Despite growing up in one of the nation’s largest farming and ranching communities, Weld high school graduates for decades have had to cross county lines to pursue college educations in agriculture.
That finally changes next year.
In 2013, Aims Community College will begin offering two-year associate’s degrees and one-year certificate programs in agriculture production and agriculture business at its Fort Lupton campus, all of which comes after years of only having ag courses “here and there,” as instructors and officials at the college described their previous ag programs.
Aims will have a groundbreaking at noon Friday for its Fort Lupton campus expansion — a $9 million investment that will provide classrooms and labs for its new degree programs, which, in addition to agriculture, also includes oil and gas energy technology. The groundbreaking event is open to the public.
The overall project will also include renovations to the existing campus building, constructed in 1984.
To date, Weld teens have headed to Northeastern Junior College in Sterling, Colorado State University in Fort Collins or further away from home to pursue post-secondary ag educations.
“It’s a little surprising that these kinds of programs haven’t been offered here before, considering this is Weld County,” said Aims Community College agriculture instructor Aileen Ehn, referring to Weld ranking as the eighth most ag-productive county in the nation, with the value of its ag production exceeding $1.5 billion annually. “But we’re excited to be the ones doing it.”
And, according to Ehn, there’s no better place to provide hands-on agriculture education than Weld County, with its wide array of crops, expanding dairies, some of the world’s largest feedlots and meat- and milk-processing facilities and local companies developing and testing new technologies.
Ehn pointed out that other colleges in Colorado, too, have been expanding their ag programs recently — a recognition that the world’s growing number of mouths to feed means growth for the ag and food industries, which already account for one of every 12 jobs in the U.S., according to U.S. Ag Secretary Tom Vilsack.
Earlier this year, a joint survey conducted by the U.S. Department of Agriculture and Purdue University projected that through 2015 there will be 54,400 job openings for college graduates with degrees related to food production, renewable energy or environmental specialities. And, with the number of students in the U.S. currently pursuing such degrees, there is expected to actually be a shortfall of about 900 graduates in filling those openings.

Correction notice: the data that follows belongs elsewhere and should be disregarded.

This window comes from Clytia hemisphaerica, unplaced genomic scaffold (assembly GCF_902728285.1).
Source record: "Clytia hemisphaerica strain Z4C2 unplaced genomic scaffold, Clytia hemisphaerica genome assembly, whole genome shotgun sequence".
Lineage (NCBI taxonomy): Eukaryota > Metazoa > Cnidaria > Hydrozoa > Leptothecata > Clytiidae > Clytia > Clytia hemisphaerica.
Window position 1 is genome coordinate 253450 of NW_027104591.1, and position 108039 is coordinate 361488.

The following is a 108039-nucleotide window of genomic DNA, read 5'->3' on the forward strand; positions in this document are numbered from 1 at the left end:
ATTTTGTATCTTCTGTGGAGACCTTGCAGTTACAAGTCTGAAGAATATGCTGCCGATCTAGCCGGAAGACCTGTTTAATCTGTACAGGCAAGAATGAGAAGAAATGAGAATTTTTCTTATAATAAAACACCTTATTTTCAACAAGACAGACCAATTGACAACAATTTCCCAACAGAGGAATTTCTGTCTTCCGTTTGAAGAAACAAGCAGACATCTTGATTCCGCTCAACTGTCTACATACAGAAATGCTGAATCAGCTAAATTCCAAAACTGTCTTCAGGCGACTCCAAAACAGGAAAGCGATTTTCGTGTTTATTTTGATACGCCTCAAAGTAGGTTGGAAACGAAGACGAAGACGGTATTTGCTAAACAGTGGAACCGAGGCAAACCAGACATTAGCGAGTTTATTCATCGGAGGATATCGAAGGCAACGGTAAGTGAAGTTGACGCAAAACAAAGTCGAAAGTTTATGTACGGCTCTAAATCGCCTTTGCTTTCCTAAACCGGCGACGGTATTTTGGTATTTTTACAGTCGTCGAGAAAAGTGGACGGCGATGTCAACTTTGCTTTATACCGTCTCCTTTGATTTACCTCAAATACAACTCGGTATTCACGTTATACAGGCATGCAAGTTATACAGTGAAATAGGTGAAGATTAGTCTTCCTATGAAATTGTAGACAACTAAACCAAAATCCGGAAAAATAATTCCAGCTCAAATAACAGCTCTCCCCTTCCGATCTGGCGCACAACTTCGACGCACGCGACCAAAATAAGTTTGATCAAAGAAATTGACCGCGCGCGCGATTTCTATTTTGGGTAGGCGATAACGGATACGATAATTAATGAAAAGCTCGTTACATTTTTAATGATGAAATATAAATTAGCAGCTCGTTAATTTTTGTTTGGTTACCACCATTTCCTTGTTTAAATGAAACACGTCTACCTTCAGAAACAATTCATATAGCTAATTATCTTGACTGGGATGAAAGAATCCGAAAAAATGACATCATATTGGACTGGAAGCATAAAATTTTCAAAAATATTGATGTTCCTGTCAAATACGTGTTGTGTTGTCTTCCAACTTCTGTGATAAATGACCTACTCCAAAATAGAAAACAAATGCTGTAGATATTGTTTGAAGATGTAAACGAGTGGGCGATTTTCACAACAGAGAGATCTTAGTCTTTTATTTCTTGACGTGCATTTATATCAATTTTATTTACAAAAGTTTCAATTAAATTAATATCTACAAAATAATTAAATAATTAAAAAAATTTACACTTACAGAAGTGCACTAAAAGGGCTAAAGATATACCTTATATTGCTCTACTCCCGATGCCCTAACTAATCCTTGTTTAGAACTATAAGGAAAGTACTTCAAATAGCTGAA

“No doubt there’s plenty of opportunity out there ... not only here in Weld County, but everywhere, really,” Ehn said, adding that, in a tough economy, many students pursuing ag careers are looking at less-expensive community colleges than starting at four-year universities.
Plans call for Aims to have its new building ready for use by next fall, although Ehn said the college will offer two new agriculture classes as early as next semester — introductory animal science and world interdependence courses, the latter of which provides an overview of global food production.
Ehn said Aims will eventually have a website with more details of its new ag programs.
Last week, Aims — founded in 1967 in Greeley, with locations now in Fort Lupton, Loveland and Windsor — hosted an Ag Day Camp to highlight the college’s new ag programs, and also what careers are available in the industry. On hand were veterinarians and representatives of local conservation districts and technology companies, among others.
The nearly 90 high school students and others who attended the event stood as proof of what Ehn had already assumed; “People in Weld County are definitely interested agriculture,” she said.
Seth Willard, a senior at Weld Central High School in Keenesburg, said that after going to college, he plans to return home to take over his family’s farm near Roggen, or pursue an ag career elsewhere.
“It think it’s great what they’re doing here,” said Willard, wearing an Oklahoma State University ball cap, since that’s the college he plans to attend eventually. He said he wants to start his education at a smaller community college, and although he’s had his options narrowed down to a couple two-year schools in Oklahoma, he’s not ruling out Aims. “I haven’t figured it out yet, but it’s certainly worth a look.”